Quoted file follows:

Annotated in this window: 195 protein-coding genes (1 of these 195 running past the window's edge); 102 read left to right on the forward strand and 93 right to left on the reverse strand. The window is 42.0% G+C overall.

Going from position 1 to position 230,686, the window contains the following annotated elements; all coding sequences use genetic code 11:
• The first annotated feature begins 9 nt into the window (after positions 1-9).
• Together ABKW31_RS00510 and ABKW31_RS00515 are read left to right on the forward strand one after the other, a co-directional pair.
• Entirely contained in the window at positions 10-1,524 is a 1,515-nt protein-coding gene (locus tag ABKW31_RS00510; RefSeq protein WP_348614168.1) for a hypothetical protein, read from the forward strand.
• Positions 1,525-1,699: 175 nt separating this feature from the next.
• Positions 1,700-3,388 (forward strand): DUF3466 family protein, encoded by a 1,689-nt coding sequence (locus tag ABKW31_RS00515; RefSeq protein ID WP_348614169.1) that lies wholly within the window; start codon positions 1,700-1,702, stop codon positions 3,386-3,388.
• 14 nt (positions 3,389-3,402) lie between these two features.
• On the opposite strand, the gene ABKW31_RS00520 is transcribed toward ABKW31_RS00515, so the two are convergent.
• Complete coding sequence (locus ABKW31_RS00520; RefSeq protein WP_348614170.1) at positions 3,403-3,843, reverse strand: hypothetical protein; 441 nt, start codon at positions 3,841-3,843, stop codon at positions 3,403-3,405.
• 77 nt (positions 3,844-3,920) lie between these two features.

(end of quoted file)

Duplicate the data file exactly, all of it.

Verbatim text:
Annotated in this window: 195 protein-coding genes (1 of these 195 running past the window's edge); 102 read left to right on the forward strand and 93 right to left on the reverse strand. The window is 42.0% G+C overall.

Going from position 1 to position 230,686, the window contains the following annotated elements; all coding sequences use genetic code 11:
• The first annotated feature begins 9 nt into the window (after positions 1-9).
• Together ABKW31_RS00510 and ABKW31_RS00515 are read left to right on the forward strand one after the other, a co-directional pair.
• Entirely contained in the window at positions 10-1,524 is a 1,515-nt protein-coding gene (locus tag ABKW31_RS00510; RefSeq protein WP_348614168.1) for a hypothetical protein, read from the forward strand.
• Positions 1,525-1,699: 175 nt separating this feature from the next.
• Positions 1,700-3,388 (forward strand): DUF3466 family protein, encoded by a 1,689-nt coding sequence (locus tag ABKW31_RS00515; RefSeq protein ID WP_348614169.1) that lies wholly within the window; start codon positions 1,700-1,702, stop codon positions 3,386-3,388.
• 14 nt (positions 3,389-3,402) lie between these two features.
• On the opposite strand, the gene ABKW31_RS00520 is transcribed toward ABKW31_RS00515, so the two are convergent.
• Complete coding sequence (locus ABKW31_RS00520; RefSeq protein WP_348614170.1) at positions 3,403-3,843, reverse strand: hypothetical protein; 441 nt, start codon at positions 3,841-3,843, stop codon at positions 3,403-3,405.
• 77 nt (positions 3,844-3,920) lie between these two features.